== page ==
The perspective of impermanence of existence – viewed as engulfed by the field of Potentials – includes also the domain of the death of that existence, which also includes the potential of its own negation (as in death ending in rebirth, and so on).

Taking the ‘field of potentials’ seriously in philosophical examination (as equally as the field of physical reality) leads to the benefits of arriving at a deeper truth about the nature of observed objects, and profound philosophical perspectives.

The non-physical nature of the ‘field of potentials’

The field of potentiality is an objective property of any object – a ‘must have’ descriptive property of the set of associated possibilities. Being a set of possibilities, its nature is purely informational. Take for example a drop of dew on a leaf receiving warm sunrays. The energy of sunrays increases the distance between the H2O molecules of that drop of water, soon transforming it into vapour. This transience of ‘water to vapour’ (or, con- versely, to ice) is part of any water drop; it is an objective property of how H2O molecules exist. No matter where in the universe a drop of water exists, its actual state must have two destinies, and will collapse into one of them, depending on conditions. The field of potentials associated with a drop of water is like an invisible shadow of its actual state, inseparable from its physical objective reality.

Nonetheless, although an observed object itself is physical, its field of potentials (being a descriptive story about its future states) is only informational, not physical in essence. There is no physical agency in the field of potentials to carry information. We are familiar with a similar field of information, which we experience during the process of thinking or recalling our memories. The displayed imagery of information needs no physical agency to emerge. What we experience in dreams is also like this: an informational space devoid of any physical matter.

While inanimate objects such as wood or water, possess their transformational ‘objective set of possibilities’ (governed by their nature and the laws of the physical world), the set of potentials possessed by an individual human is produced by the individual’s tenden- cies, motivations and goals. One important function in our mind is the circuit of ‘predic- tions of future possibilities’. The mind automatically creates images of potential events. The created visions are subjective, but they can be beneficial and correct, while in many other cases, they are distorted and misfortunate.

Emptiness of individual nature

Because the field of potentiality is devoid of physical matter, Eastern philosophy refers to this field by the concept of ‘emptiness of physical nature’, or a field of information, which is empty of physical matter (but vibrant with imagery). The original Sanskrit word for this field is ‘Sunyata’, sometimes called ‘non-substantiality’, ‘potentiality’ or ‘emptiness’. Emptiness is basically a field of information that is lacking in the physical agency that gives an object a sense of fixed identity or distinctive self-existence.

According to Nichiren, a 13th century Japanese Buddhist philosopher, the field of emptiness, being nonphysical in nature, is undetectable by the senses:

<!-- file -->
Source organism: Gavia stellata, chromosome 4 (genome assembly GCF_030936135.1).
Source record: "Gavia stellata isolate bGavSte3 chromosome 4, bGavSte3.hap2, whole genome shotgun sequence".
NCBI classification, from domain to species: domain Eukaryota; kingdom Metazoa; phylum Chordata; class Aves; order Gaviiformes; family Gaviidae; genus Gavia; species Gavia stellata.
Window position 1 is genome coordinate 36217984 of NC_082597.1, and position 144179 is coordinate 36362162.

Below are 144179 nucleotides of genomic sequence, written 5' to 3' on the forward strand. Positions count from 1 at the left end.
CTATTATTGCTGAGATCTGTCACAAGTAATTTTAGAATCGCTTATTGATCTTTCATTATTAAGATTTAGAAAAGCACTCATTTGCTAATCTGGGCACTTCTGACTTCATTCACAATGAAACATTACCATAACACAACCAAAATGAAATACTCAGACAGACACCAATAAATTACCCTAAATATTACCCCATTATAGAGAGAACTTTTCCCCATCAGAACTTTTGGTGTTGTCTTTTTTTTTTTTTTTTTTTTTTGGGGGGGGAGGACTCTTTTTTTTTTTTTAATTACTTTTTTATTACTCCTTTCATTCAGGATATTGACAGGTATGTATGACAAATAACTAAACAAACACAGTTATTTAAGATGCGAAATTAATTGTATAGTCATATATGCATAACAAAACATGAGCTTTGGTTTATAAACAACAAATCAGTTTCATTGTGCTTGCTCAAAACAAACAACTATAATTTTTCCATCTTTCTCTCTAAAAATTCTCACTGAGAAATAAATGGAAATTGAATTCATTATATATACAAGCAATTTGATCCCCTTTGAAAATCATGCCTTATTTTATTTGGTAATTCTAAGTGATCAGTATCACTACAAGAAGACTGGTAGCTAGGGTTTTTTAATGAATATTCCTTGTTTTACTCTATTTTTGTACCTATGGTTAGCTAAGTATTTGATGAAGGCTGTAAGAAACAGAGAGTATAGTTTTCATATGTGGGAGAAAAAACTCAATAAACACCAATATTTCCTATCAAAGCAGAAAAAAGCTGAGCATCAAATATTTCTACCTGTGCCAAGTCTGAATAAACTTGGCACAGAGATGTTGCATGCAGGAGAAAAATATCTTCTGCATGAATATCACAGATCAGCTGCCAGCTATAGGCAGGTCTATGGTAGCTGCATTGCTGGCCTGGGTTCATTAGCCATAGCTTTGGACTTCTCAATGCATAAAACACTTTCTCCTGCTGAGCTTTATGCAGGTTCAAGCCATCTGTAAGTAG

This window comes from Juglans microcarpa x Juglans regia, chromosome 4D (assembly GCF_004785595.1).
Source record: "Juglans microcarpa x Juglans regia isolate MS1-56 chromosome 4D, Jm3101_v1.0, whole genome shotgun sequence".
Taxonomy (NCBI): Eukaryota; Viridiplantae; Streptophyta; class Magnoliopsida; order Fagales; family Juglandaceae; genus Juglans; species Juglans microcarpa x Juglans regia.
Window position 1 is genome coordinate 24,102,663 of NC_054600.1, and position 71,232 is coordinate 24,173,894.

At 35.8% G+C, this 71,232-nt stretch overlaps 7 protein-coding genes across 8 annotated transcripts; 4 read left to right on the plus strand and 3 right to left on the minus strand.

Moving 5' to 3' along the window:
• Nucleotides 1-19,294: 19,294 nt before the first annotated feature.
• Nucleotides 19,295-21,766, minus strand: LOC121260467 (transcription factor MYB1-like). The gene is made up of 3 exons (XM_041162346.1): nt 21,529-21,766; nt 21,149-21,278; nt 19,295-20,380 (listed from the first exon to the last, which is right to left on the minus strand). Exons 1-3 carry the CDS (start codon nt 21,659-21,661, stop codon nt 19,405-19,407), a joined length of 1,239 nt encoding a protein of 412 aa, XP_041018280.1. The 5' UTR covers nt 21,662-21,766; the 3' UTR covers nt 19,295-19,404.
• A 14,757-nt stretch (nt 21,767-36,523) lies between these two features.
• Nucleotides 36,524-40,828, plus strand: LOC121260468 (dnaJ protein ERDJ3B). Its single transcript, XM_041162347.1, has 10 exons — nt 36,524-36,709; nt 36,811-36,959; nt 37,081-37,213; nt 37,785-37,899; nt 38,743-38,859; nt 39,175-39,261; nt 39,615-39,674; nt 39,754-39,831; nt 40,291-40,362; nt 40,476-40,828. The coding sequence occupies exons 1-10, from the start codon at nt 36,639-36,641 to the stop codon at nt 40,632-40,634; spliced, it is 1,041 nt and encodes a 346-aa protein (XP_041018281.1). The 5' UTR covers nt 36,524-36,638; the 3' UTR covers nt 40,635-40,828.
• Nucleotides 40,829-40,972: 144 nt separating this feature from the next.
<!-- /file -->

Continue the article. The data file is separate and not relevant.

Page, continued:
“Emptiness is by nature removed from the sense organs and their objects. It has no form or boundaries; beyond any futile theory, it is equal to space [void].   It represents the ultimate in the absence of individual nature”. (3)

The notion of ‘absence of individual nature’ is characteristic for the concept of potentials. When an actual state of an object is remodelled by the mind into a blueprint of a different state of existence, it has lost its (previously fixed) identity. Potentials transform a seed into a tree and a child into an adult. Emptiness means ‘lack of’ – and it is this lack of in- dividual nature that provides potentials with freedom from restrains of the spatiotemporal identities. The inhabitants of the field of potentiality – like what we experience in the field of dreams – are interdependent combinations, having no individual nature of their own, and no personal claim of existence.

In philosophical literature, however, the concept of Emptiness became a victim of con- fusion. Without adding to the word ‘emptiness’ (emptiness of what), the concept became vague. To avoid complexity and mysticism, it is possible to exchange the designation of ‘emptiness of physical agency’ with the word ‘potentiality’. Potentiality provides us with the practical benefit of seeking a possible transformation of a current situation stuck in the actual reality. The benefit of perceiving the field of potentiality (or lack of fixed structures) leads to new views on our current situation, empowering us with a sense of freedom:

“An understanding of [emptiness] helps us to see that, despite how we may see them, things–people, situations, relationships, our own lives–are not fixed, but dynamic, constantly changing and evolving.  They are filled with latent potential which can be- come manifest at any time." (4)

The process of transformation of a current actual state into another is possible through the power we infuse in a desired potential, and in attracting conditions to crystallise it. It is an act of taking responsibility for the next phase of existence. It is also an act of creation: from the non-material informational field of potentiality into the physical field of reality.



1/       All it takes is one seed, D. Ikeda,

2/      Potentiality and Actuality, Stanford Encyclopedia of Philosophy,  

3/      The Opening of the Eyes, Nichiren Buddhism Library,

4/     The Concept of Emptiness,